Part of PMA-NT includes some very advance and powerful trading tools.   There are about 650 trading opportunities calculated in the default PMA-NT within in just 1 case (more can be added).  The PMA-NT default runs five potential scenarios of the future.   In order to find out my best winter trade I used a new customizable trade screener tool called Double Value versus One Sided Screener.   Double value screens out all the trades with at least a double value relative to the potential loss.  This list quickly reduces the 650 trading options.  Given I wanted a winter trade and something that didn’t hold the risk of the Vermont Yankee nuclear retirement I filtered the results for Dec 2014 Winter.  I also wanted a liquid contract so I filtered for On-Peak.   Then finally I sorted by Max gain.   All this occurred on one page in less than a few key strokes – screenshot below.

In the five cases simulated on 10-08-2014, the results show two trades that qualify on the logic that I wanted On-Peak trades in Dec 2014 that would have the potential to gain more than twice the loss potential.   Out of the five outlooks simulated by PMA, there was a case that showed a potential gain of $31.25/MWh if one sold the NY-J On-Peak Dec 2014 contract.   Inversely there was a case that would show a loss of $6.5/MWh.  The default 5 cases involved moving the Henry Hub prices and altering weather impacts.   These cases can be customized for your region of interest.  Further descriptions of the default cases are available.

Now that I have identified a trade of interest I didn’t just stop there.   As noted in the previous article I am risk adverse and would like a way to mitigate against tail-events such as pipeline explosions to other unforeseen extreme events.   In order to mitigate the risk I usually use a spread or heat rate play.   In addition, 5 cases are not enough for me to put on a trade – good enough to identify a trade.   The good news is I also had run a Winter Outlook.   The winter outlook included 54 more cases to examine.  It was clear to me the NY-J power forward price was being impacted from last year’s polar vortex.  This risk is a potential reality, but it would seem to be less of a probability.   However because of my risk adverse nature, I wanted to find a price hub that was not taking into account the polar vortex as much as NY-J.   Therefore if a polar vortex would occur to the level seen last winter I could be covered somewhat.  Out of my 54 winter cases included running last year’s weather outlook, but without all the extreme outages.   Base on that simulation it shows the AD-Hub having some room to run up with a polar vortex relative to the forward curve and relative to NY-J.  The NY-J contracts seems to be limited as the “fear” premium is already in play.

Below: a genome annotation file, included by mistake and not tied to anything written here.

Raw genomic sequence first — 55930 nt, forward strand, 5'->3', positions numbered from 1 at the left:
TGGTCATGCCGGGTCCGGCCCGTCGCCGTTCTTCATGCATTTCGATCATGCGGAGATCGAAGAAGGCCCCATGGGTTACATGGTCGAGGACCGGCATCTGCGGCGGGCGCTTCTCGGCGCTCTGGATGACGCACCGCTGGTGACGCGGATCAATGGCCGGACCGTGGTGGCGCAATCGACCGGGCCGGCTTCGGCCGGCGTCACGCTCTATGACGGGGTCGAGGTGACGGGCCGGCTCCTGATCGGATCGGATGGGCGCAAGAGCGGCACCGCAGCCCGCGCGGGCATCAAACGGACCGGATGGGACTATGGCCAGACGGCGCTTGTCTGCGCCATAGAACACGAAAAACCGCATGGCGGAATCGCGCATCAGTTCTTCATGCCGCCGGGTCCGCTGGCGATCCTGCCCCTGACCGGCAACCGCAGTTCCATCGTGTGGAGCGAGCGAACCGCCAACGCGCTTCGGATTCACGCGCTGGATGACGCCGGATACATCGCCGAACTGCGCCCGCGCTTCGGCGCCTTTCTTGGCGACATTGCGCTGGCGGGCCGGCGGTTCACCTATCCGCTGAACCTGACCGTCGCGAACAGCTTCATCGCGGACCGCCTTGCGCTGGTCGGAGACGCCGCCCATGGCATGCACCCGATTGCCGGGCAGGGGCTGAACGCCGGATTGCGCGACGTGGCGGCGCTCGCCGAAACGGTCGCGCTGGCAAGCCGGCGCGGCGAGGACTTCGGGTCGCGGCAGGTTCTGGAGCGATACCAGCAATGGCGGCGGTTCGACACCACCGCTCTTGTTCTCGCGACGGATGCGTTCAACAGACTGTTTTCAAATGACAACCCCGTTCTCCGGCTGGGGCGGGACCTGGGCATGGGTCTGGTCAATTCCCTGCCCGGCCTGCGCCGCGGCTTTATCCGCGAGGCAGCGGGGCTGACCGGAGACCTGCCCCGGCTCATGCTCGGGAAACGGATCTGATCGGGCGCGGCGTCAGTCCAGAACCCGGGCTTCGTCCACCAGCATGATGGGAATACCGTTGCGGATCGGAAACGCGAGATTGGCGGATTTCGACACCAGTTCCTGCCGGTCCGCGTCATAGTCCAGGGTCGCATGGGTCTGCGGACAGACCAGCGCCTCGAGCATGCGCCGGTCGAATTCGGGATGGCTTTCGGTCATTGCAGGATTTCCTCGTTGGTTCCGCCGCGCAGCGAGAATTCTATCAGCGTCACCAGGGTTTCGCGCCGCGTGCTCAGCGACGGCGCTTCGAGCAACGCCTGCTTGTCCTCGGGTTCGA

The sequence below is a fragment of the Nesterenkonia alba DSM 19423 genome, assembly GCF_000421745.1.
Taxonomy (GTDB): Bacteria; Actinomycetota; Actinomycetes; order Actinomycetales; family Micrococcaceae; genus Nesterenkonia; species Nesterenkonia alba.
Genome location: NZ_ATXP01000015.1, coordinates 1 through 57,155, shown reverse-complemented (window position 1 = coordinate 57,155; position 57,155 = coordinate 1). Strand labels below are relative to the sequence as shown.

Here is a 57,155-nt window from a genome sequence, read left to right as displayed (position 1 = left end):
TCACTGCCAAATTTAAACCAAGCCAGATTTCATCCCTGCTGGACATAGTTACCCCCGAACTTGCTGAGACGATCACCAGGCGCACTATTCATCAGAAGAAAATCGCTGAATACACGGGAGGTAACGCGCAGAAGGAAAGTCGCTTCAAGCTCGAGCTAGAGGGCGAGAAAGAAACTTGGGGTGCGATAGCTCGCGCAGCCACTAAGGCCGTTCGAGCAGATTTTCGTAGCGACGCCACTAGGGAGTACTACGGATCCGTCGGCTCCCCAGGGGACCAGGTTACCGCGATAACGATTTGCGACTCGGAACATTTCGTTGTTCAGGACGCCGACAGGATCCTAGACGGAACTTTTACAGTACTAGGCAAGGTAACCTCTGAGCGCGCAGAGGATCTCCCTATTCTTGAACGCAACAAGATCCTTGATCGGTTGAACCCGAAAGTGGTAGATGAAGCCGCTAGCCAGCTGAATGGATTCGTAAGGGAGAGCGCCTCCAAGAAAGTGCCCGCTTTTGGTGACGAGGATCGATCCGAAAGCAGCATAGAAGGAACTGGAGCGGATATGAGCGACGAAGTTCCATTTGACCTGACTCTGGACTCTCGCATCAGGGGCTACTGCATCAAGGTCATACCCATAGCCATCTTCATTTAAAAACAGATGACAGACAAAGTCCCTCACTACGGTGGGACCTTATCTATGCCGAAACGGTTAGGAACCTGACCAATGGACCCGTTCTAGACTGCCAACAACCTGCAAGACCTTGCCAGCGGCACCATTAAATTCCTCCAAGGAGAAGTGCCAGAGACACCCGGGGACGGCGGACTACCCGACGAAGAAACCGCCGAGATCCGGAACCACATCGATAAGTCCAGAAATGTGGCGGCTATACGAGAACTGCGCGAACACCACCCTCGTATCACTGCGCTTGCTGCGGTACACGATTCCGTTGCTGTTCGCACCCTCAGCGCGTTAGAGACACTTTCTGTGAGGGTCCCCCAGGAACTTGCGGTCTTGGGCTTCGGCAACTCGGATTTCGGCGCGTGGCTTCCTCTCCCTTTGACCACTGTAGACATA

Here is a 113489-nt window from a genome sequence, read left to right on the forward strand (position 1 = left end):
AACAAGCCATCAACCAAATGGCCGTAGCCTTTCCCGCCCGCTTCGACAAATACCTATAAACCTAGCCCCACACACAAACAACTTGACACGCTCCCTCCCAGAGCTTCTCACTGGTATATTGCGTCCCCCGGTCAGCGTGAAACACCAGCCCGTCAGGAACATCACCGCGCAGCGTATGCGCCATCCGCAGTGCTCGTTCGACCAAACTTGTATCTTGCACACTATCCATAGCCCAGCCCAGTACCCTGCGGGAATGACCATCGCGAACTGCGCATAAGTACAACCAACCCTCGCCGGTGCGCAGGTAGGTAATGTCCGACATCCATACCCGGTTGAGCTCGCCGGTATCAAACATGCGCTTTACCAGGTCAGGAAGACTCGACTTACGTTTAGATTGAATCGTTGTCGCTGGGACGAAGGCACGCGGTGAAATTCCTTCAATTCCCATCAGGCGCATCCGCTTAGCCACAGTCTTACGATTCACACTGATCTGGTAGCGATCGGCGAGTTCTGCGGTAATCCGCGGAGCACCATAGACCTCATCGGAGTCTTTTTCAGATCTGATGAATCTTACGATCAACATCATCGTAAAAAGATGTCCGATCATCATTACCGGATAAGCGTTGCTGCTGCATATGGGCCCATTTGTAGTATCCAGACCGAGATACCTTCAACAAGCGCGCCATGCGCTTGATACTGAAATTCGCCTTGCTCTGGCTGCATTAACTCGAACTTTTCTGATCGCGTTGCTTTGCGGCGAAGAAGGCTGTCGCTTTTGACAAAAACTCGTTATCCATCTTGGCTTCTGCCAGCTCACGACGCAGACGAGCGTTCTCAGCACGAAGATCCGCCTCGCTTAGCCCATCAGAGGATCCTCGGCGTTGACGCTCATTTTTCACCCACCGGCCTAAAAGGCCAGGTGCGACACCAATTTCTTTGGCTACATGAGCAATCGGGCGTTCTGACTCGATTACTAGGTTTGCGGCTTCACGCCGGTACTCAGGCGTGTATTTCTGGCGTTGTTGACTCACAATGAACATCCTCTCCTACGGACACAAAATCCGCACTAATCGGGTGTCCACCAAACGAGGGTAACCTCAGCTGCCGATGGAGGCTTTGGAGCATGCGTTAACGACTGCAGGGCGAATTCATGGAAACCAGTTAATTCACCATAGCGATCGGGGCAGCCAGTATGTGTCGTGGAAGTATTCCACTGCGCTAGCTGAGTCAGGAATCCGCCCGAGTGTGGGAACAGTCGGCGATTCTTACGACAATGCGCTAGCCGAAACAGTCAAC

Besides all these simulations I also did a walk back in history.   There are many questions that needed to be understood.   Polar Vortex last year was not really a January impact , how cold has it gotten in December and where did AD-Hub – NY-J  spread moved to?  As I noted in the previous  article – From 2010 to 2013 December spread between AD-HUB minus NY-J went as wide as $-39/MWh in 2010.  With the spread at $44/MWh I felt comfortable going with this trade as the best winter power trade.

Given the market changes in less than a month, it is a good thing PMA-NT is designed to run daily.   The exact screener on 10-28-2014 shows no trade opportunities in the Double Value category.   The AD-HUB minus NY-J spread likely should be closed given the 20% return – per my risk averse nature.  I am sure there are other traders who can stomach the swings better than me – looking for an aggressive trading partner to work together to create a perfect balance.

At All Energy Consulting we understand supplying you with forecasts is only one step of the process and may even be the smallest value of the process.   The real value comes from the interaction with us and the willingness to explain the process and have frank discussions on the results.  We believe no other consulting product will offer this unparalleled experience.   You will work directly with me, an experienced analyst from one of the top energy consulting company (Purvin & Gertz / now IHS, Deloitte) and one of the largest utilities in the industry (American Electric Power (AEP)).  PMA-NT is not just a product, but more of a service.   We want to work with you in understanding the volatile power markets.

This also applies to our long-term service PMA-LT.  We can work with you to understand the impacts of various policies and develop a cohesive resource plan.

Please contact us at your earliest convenience.  We look forward to beginning the conversation.

Your Willing to Work with You Energy Consultant,

David

David K. Bellman
All Energy Consulting LLC- “Independent analysis and opinions without a bias.”
614-356-0484
dkb@allenergyconsulting.com
@AECDKB
blog:  http://allenergyconsulting.com/blog/category/market-insights/